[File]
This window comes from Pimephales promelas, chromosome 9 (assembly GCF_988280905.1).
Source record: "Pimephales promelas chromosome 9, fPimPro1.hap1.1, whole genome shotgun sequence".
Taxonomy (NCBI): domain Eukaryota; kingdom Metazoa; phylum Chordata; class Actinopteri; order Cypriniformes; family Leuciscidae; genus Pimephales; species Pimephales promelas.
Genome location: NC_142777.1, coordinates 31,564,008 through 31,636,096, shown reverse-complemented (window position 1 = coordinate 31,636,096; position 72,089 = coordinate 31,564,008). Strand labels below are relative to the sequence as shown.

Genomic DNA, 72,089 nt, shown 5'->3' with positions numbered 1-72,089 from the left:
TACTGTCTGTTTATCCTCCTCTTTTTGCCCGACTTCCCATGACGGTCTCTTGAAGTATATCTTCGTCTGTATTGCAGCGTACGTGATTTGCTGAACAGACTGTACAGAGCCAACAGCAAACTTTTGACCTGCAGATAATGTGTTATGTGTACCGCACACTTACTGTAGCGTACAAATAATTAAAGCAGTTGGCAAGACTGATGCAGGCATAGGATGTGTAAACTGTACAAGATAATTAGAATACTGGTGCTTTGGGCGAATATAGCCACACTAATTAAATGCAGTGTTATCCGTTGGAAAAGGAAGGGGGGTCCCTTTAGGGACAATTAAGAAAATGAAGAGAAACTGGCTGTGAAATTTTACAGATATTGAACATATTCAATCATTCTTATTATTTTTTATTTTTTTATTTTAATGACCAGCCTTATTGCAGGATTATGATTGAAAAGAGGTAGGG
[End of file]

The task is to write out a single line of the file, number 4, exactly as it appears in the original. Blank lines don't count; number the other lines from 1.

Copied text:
Genome location: NC_142777.1, coordinates 31,564,008 through 31,636,096, shown reverse-complemented (window position 1 = coordinate 31,636,096; position 72,089 = coordinate 31,564,008). Strand labels below are relative to the sequence as shown.